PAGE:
Lynne's Reviews > Fury

Fury by Salman Rushdie
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's review
Mar 23, 2009

did not like it

If you are a fan of the band Neutral Milk Hotel and/or Rock Plaza Central, you’re familiar with the way some of the songs descend into a glorious cacophonous mess at the end (similar to The Beatles song “A Day in the Life”). What seems to be a chaotic aural blend of instrumentation somehow works; it’s pleasing to the ear. When I started Salman Rushdie’s Fury, I had the same hope for it, that somehow the jumbled chaos of characters, settings, and events would evolve into a story not simply understandable but beautiful, and not beautiful in spite of its flaws but because of them. Unfortunately, I couldn’t have been more wrong.

Rushdie’s exegesis on the supposed furies that we all feel hinges on his protagonist, Malik Solanka, an Indian philosophy professor who previously lived in England but moved to The Big Apple when he suddenly found himself standing over his wife and children with a carving knife. He became famous in England for making dolls, specifically one called “Little Brain,” a little girl puppet who interviews famous philosophers. The show became a huge success, Solanka sells out to commercial producers, and this ultimately leads to his "fury." Oh, and did I mention that he drinks? A lot?

He’s not the most likable fellow on whom to pin a story; not that protagonists need to be likable (look at Tolstoy or Dostoyevsky, hell, almost anything by an Eastern European author), but they do need to be engrossing and, sadly, Solanka just isn’t. Indeed, every character in this book is simply a cardboard cutout: Lifeless and un-interesting. And then there are the numerous sub-plots (the murders of NYC women for example) that are never completely realized or related to Solanka, so I question what they are even doing in the story.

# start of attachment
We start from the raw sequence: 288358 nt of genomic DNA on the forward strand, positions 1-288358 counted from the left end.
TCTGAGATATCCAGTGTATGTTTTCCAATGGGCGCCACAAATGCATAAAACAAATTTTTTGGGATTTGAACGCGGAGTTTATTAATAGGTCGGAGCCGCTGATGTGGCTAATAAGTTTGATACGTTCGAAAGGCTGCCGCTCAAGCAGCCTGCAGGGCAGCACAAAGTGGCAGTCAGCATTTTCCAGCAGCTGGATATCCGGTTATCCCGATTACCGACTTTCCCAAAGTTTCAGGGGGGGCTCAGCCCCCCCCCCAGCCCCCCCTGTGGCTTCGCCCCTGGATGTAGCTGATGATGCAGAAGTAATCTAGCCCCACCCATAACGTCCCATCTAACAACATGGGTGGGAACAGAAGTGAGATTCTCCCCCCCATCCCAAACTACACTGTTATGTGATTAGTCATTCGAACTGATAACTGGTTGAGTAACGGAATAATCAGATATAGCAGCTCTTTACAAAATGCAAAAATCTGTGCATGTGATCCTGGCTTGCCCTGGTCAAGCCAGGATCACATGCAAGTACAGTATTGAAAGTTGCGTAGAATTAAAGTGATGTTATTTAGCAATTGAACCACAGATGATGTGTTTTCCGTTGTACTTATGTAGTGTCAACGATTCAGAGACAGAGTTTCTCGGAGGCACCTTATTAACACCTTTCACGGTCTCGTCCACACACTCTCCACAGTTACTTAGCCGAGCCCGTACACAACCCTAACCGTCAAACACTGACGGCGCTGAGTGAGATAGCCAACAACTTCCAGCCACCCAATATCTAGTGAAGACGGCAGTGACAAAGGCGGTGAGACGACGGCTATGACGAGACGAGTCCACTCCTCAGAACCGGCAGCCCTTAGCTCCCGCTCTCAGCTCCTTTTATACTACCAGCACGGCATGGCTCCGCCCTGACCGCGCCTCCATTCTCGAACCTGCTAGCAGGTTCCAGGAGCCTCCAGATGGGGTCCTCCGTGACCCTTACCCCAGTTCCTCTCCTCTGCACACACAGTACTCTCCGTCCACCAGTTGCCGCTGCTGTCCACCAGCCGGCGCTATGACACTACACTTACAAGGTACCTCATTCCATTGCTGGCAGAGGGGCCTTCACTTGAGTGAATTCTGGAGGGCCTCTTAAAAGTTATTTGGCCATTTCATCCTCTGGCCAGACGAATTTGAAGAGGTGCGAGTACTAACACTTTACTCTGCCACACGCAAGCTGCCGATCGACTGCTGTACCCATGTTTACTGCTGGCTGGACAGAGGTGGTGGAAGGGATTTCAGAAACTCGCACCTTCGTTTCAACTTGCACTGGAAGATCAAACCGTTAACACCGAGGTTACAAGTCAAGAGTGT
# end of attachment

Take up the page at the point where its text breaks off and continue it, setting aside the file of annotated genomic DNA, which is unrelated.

I understand that this is supposed to be satirical, that Rushdie is poking fun at contemporary American life among the intellectual and the wealthy. I also understand that he is playing with our conception of the furies (female spirits of justice and vengeance) of ancient Greek and Roman mythology. “Life is fury. Fury—sexual, oedipal, political, magical, brutal—drives us to our finest heights and coarsest depths. This is what we are, what we civilize ourselves to disguise—the terrifying human animal in us, the exalted, transcendent, self-destructive, untrammeled lord of creation. We raise each other to the heights of joy. We tear each other limb from bloody limb,” Solanka says. However, good satire is supposed to expose certain profound truths about its subjects, and I don’t think Rushdie does this with any success. He doesn’t make us feel for his characters (in fact, the entire story strikes me as a bit misogynistic), and he doesn’t make us want to investigate what he is mocking.

Don’t peg me as a Rushdie hater; I loved Midnight’s Children! But this definitely does not do for New York what Midnight’s Children did for Bombay. This is a different Rushdie; this Rushdie has embraced certain critics’ views of his work, the critics who praise him for doing things with style and language that no one else can accomplish and say that this makes up for his somewhat loose grip on plot and character development. It’s almost as if he took these reviews as a personal challenge to see how far he could go before readers noticed that he’s just fucking with us. And the result sucks.
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Reading Progress

March 23, 2009 – Shelved
April 13, 2009 –
page 4
Started Reading
April 21, 2009 – Finished Reading

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